A Green Moment in Time (Again)

“Way back in the olden days…” well, back in 2009, anyway, I admitted to being Irish and I shared a bit of the Irish legend and the shenanigans our family occasionally pursues to celebrate St. Patrick’s Day. The latter involve things like green-tinted milk and green cream cheese and cucumber sandwiches in school lunch boxes, green oatmeal porridge in the morning and perhaps even green mashed potatoes with green beans at dinner time. I’ve about outgrown that silliness, although on second thought, I made green cupcakes last year.

In honour of the day, I’ve brought back that blog post. I hope you enjoy it. No writing application today, just a Happy St. Patrick’s Day wish for everyone.

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‘Tis St. Patrick’s Day and I admit to wearing green. I could just as appropriately have chosen blue, mind you, as blue was the colour associated with Ireland until the mid-1700s. And non-Catholics might well choose orange. So why does green appear everywhere today?

Legend has it that St. Patrick chose a shamrock to help explain the concept of the Trinity to the pre-Christian Irish people. As the habit of tucking a shamrock into one’s hatband became a common sign of either Irish nationalism or loyalty to the Roman Catholic faith, references to “the wearin’ o’ the green” began popping up. Trust the rest of the world to go overboard with turning all things green on March 17th. Even  the Chicago River is green today.

We do get carried away, in both sacred and secular circles, as we celebrate the feast day of St. Patrick. But it’s a wonderful excuse to share a bit o’ Blarney with friends. However I draw the line at hoisting a pint of green beer or stout. Just thinking about it makes me feel a little green around the gills!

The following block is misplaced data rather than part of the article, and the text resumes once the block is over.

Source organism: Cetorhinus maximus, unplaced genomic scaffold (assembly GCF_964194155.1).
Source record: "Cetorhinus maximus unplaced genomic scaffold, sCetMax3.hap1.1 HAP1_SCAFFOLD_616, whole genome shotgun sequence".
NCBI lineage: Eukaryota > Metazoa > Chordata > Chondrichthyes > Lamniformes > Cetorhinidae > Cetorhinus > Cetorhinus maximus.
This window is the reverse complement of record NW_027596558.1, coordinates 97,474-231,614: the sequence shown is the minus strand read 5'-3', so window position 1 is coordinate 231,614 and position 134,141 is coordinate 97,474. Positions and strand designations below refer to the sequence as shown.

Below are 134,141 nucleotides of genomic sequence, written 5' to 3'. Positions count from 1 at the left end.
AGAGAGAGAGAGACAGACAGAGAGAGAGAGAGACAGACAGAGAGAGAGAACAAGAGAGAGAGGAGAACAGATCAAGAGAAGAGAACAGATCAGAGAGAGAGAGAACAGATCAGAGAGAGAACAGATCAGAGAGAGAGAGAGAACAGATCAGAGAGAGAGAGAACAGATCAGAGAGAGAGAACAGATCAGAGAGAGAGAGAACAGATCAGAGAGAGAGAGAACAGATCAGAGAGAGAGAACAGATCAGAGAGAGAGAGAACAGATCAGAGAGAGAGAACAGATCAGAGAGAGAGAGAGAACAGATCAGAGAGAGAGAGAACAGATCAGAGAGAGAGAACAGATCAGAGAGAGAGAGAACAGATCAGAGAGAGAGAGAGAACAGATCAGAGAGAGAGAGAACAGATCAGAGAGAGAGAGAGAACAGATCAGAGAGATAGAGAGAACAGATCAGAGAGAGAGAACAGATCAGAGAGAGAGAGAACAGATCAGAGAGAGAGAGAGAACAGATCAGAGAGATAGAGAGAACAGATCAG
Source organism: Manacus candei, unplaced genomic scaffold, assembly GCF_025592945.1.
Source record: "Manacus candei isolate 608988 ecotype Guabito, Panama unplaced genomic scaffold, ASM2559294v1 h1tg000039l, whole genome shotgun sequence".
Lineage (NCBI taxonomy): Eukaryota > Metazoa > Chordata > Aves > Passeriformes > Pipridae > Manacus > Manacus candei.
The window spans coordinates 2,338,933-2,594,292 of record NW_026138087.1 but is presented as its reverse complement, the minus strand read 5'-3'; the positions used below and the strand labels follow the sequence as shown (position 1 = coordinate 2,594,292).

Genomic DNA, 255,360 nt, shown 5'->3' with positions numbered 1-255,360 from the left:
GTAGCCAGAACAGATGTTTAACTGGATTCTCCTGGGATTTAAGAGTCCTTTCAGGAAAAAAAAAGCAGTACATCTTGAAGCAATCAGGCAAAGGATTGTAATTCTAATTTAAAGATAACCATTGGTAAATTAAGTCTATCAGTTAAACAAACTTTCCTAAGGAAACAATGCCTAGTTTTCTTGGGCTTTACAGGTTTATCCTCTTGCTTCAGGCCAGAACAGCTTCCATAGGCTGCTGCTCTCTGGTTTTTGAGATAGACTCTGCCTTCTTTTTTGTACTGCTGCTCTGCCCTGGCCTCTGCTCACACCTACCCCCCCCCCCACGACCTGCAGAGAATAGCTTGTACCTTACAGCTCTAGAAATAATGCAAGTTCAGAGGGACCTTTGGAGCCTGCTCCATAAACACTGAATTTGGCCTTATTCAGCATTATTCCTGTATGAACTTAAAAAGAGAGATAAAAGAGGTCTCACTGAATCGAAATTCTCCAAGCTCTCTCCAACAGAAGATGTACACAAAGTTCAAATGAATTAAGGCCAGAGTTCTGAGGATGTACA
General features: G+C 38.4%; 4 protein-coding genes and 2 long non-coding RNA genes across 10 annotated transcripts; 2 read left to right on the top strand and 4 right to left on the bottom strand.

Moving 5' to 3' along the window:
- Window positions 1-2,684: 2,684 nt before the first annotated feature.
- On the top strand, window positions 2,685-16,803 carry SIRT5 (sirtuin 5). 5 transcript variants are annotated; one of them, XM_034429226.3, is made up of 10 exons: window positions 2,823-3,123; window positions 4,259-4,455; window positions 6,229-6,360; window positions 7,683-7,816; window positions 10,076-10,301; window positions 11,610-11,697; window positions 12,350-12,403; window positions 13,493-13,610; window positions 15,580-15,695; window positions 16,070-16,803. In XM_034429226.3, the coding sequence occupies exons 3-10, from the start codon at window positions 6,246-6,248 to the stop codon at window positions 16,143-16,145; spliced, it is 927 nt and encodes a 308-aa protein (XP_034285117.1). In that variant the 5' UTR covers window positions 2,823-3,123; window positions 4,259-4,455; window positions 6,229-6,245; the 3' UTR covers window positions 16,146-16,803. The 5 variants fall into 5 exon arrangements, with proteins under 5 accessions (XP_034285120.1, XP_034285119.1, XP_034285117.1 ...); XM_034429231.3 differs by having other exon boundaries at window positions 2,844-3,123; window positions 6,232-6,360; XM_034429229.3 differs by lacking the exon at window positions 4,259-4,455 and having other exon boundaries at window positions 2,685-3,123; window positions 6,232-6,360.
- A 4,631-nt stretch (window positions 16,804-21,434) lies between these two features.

Go n-eírí an bóthar leat.

(May the road rise with you.)

~  ~  ~


A Green Moment in Time

‘Tis St. Patrick’s Day and I admit to wearing green. I could just as appropriately have chosen blue, mind you, as blue was the colour associated with Ireland until the mid-1700s. And non-Catholics might well choose orange. So why does green appear everywhere today?

Legend has it that St. Patrick chose a shamrock to help explain the concept of the Trinity to the pre-Christian Irish people. As the habit of tucking a shamrock into one’s hatband became a common sign of either Irish nationalism or loyalty to the Roman Catholic faith, references to “the wearin’ o’ the green” began popping up. Trust the rest of the world to go overboard with turning all things green on March 17th. Even  the Chicago River is green today.

We do get carried away, in both sacred and secular circles, as we celebrate the feast day of St. Patrick. But it’s a wonderful excuse to share a bit o’ Blarney with friends. However I draw the line at hoisting a pint of green beer or stout. Just thinking about it makes me feel a little green around the gills!

Go n-eírí an bóthar leat.

May the road rise with you.